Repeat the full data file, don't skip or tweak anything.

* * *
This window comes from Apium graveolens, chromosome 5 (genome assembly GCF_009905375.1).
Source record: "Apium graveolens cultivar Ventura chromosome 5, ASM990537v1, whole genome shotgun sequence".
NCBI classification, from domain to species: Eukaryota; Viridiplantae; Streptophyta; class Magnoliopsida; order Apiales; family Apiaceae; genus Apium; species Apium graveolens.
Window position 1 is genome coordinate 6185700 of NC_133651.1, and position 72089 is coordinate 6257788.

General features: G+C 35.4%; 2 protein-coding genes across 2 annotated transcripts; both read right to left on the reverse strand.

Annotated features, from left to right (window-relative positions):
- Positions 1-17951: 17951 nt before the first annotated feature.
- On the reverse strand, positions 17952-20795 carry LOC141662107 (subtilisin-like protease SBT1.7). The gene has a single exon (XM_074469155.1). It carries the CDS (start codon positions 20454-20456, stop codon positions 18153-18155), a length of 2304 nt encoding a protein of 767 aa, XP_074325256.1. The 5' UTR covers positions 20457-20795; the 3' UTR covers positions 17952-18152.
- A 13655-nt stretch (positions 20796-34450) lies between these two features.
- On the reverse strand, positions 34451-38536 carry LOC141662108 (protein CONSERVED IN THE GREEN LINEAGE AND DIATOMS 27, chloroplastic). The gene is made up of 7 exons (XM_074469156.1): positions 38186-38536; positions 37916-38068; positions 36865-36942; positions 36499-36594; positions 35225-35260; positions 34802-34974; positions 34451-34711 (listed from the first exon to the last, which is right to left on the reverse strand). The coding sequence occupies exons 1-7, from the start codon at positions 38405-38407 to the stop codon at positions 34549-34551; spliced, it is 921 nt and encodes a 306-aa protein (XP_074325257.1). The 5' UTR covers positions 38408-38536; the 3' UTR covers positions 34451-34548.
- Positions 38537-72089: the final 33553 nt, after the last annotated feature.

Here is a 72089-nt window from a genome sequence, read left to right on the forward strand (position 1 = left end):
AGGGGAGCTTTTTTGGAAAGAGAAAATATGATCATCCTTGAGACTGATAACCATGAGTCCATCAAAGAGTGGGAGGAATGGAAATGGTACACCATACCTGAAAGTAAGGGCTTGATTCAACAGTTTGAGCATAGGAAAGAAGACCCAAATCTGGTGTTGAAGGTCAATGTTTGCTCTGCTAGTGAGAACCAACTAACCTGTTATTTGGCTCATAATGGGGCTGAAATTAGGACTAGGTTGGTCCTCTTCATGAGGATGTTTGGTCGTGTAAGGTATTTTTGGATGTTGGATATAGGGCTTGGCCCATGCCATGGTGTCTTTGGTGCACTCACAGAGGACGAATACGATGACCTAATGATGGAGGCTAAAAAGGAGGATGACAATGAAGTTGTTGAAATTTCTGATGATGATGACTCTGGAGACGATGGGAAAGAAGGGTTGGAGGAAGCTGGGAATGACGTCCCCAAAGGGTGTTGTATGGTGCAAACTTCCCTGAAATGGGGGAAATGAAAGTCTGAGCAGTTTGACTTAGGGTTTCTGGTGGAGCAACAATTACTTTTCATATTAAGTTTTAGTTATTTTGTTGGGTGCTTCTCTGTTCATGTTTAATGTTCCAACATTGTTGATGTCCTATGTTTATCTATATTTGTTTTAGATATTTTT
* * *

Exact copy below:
This window comes from Apium graveolens, chromosome 5 (genome assembly GCF_009905375.1).
Source record: "Apium graveolens cultivar Ventura chromosome 5, ASM990537v1, whole genome shotgun sequence".
NCBI classification, from domain to species: Eukaryota; Viridiplantae; Streptophyta; class Magnoliopsida; order Apiales; family Apiaceae; genus Apium; species Apium graveolens.
Window position 1 is genome coordinate 6185700 of NC_133651.1, and position 72089 is coordinate 6257788.

General features: G+C 35.4%; 2 protein-coding genes across 2 annotated transcripts; both read right to left on the reverse strand.

Annotated features, from left to right (window-relative positions):
- Positions 1-17951: 17951 nt before the first annotated feature.
- On the reverse strand, positions 17952-20795 carry LOC141662107 (subtilisin-like protease SBT1.7). The gene has a single exon (XM_074469155.1). It carries the CDS (start codon positions 20454-20456, stop codon positions 18153-18155), a length of 2304 nt encoding a protein of 767 aa, XP_074325256.1. The 5' UTR covers positions 20457-20795; the 3' UTR covers positions 17952-18152.
- A 13655-nt stretch (positions 20796-34450) lies between these two features.
- On the reverse strand, positions 34451-38536 carry LOC141662108 (protein CONSERVED IN THE GREEN LINEAGE AND DIATOMS 27, chloroplastic). The gene is made up of 7 exons (XM_074469156.1): positions 38186-38536; positions 37916-38068; positions 36865-36942; positions 36499-36594; positions 35225-35260; positions 34802-34974; positions 34451-34711 (listed from the first exon to the last, which is right to left on the reverse strand). The coding sequence occupies exons 1-7, from the start codon at positions 38405-38407 to the stop codon at positions 34549-34551; spliced, it is 921 nt and encodes a 306-aa protein (XP_074325257.1). The 5' UTR covers positions 38408-38536; the 3' UTR covers positions 34451-34548.
- Positions 38537-72089: the final 33553 nt, after the last annotated feature.

Here is a 72089-nt window from a genome sequence, read left to right on the forward strand (position 1 = left end):
AGGGGAGCTTTTTTGGAAAGAGAAAATATGATCATCCTTGAGACTGATAACCATGAGTCCATCAAAGAGTGGGAGGAATGGAAATGGTACACCATACCTGAAAGTAAGGGCTTGATTCAACAGTTTGAGCATAGGAAAGAAGACCCAAATCTGGTGTTGAAGGTCAATGTTTGCTCTGCTAGTGAGAACCAACTAACCTGTTATTTGGCTCATAATGGGGCTGAAATTAGGACTAGGTTGGTCCTCTTCATGAGGATGTTTGGTCGTGTAAGGTATTTTTGGATGTTGGATATAGGGCTTGGCCCATGCCATGGTGTCTTTGGTGCACTCACAGAGGACGAATACGATGACCTAATGATGGAGGCTAAAAAGGAGGATGACAATGAAGTTGTTGAAATTTCTGATGATGATGACTCTGGAGACGATGGGAAAGAAGGGTTGGAGGAAGCTGGGAATGACGTCCCCAAAGGGTGTTGTATGGTGCAAACTTCCCTGAAATGGGGGAAATGAAAGTCTGAGCAGTTTGACTTAGGGTTTCTGGTGGAGCAACAATTACTTTTCATATTAAGTTTTAGTTATTTTGTTGGGTGCTTCTCTGTTCATGTTTAATGTTCCAACATTGTTGATGTCCTATGTTTATCTATATTTGTTTTAGATATTTTT